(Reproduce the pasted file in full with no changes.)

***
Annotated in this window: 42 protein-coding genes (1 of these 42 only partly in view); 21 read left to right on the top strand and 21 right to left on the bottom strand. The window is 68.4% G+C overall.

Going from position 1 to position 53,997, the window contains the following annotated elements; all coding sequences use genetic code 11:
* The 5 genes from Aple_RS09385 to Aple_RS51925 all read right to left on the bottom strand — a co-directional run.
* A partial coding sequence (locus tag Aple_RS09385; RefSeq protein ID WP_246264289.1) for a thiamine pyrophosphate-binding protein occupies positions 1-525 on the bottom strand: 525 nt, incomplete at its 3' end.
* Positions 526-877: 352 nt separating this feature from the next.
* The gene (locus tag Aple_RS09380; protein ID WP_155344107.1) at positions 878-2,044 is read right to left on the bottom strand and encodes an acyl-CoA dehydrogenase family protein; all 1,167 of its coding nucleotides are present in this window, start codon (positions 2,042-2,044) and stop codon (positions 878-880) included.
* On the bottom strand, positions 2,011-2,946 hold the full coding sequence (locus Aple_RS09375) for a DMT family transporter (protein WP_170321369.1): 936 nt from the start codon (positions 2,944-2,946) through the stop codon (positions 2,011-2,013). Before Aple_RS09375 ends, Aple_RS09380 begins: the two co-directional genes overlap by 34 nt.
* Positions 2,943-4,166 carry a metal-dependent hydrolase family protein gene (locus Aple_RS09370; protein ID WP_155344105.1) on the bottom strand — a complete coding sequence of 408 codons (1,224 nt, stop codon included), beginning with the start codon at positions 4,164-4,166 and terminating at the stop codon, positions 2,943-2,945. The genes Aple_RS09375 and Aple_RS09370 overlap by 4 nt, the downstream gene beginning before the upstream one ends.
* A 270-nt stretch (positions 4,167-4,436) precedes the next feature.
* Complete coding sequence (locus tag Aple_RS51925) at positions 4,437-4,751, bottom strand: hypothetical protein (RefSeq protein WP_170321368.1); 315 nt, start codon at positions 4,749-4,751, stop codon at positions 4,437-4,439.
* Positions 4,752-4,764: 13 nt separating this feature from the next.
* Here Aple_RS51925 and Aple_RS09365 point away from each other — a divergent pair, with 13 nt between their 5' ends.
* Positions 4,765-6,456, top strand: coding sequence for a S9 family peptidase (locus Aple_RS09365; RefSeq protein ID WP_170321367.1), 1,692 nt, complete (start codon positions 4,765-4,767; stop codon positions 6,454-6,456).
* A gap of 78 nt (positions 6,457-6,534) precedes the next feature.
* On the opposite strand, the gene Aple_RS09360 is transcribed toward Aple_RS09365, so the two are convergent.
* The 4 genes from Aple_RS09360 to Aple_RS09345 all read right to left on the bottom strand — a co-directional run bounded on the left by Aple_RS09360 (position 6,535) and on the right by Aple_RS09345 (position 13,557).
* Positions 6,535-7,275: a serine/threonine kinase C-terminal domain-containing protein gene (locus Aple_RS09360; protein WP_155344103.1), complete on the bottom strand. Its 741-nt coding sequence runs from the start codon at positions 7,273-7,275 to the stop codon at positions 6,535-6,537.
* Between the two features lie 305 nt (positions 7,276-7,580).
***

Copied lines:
Annotated in this window: 42 protein-coding genes (1 of these 42 only partly in view); 21 read left to right on the top strand and 21 right to left on the bottom strand. The window is 68.4% G+C overall.

Going from position 1 to position 53,997, the window contains the following annotated elements; all coding sequences use genetic code 11:
* The 5 genes from Aple_RS09385 to Aple_RS51925 all read right to left on the bottom strand — a co-directional run.
* A partial coding sequence (locus tag Aple_RS09385; RefSeq protein ID WP_246264289.1) for a thiamine pyrophosphate-binding protein occupies positions 1-525 on the bottom strand: 525 nt, incomplete at its 3' end.
* Positions 526-877: 352 nt separating this feature from the next.
* The gene (locus tag Aple_RS09380; protein ID WP_155344107.1) at positions 878-2,044 is read right to left on the bottom strand and encodes an acyl-CoA dehydrogenase family protein; all 1,167 of its coding nucleotides are present in this window, start codon (positions 2,042-2,044) and stop codon (positions 878-880) included.
* On the bottom strand, positions 2,011-2,946 hold the full coding sequence (locus Aple_RS09375) for a DMT family transporter (protein WP_170321369.1): 936 nt from the start codon (positions 2,944-2,946) through the stop codon (positions 2,011-2,013). Before Aple_RS09375 ends, Aple_RS09380 begins: the two co-directional genes overlap by 34 nt.
* Positions 2,943-4,166 carry a metal-dependent hydrolase family protein gene (locus Aple_RS09370; protein ID WP_155344105.1) on the bottom strand — a complete coding sequence of 408 codons (1,224 nt, stop codon included), beginning with the start codon at positions 4,164-4,166 and terminating at the stop codon, positions 2,943-2,945. The genes Aple_RS09375 and Aple_RS09370 overlap by 4 nt, the downstream gene beginning before the upstream one ends.
* A 270-nt stretch (positions 4,167-4,436) precedes the next feature.
* Complete coding sequence (locus tag Aple_RS51925) at positions 4,437-4,751, bottom strand: hypothetical protein (RefSeq protein WP_170321368.1); 315 nt, start codon at positions 4,749-4,751, stop codon at positions 4,437-4,439.
* Positions 4,752-4,764: 13 nt separating this feature from the next.
* Here Aple_RS51925 and Aple_RS09365 point away from each other — a divergent pair, with 13 nt between their 5' ends.
* Positions 4,765-6,456, top strand: coding sequence for a S9 family peptidase (locus Aple_RS09365; RefSeq protein ID WP_170321367.1), 1,692 nt, complete (start codon positions 4,765-4,767; stop codon positions 6,454-6,456).
* A gap of 78 nt (positions 6,457-6,534) precedes the next feature.
* On the opposite strand, the gene Aple_RS09360 is transcribed toward Aple_RS09365, so the two are convergent.
* The 4 genes from Aple_RS09360 to Aple_RS09345 all read right to left on the bottom strand — a co-directional run bounded on the left by Aple_RS09360 (position 6,535) and on the right by Aple_RS09345 (position 13,557).
* Positions 6,535-7,275: a serine/threonine kinase C-terminal domain-containing protein gene (locus Aple_RS09360; protein WP_155344103.1), complete on the bottom strand. Its 741-nt coding sequence runs from the start codon at positions 7,273-7,275 to the stop codon at positions 6,535-6,537.
* Between the two features lie 305 nt (positions 7,276-7,580).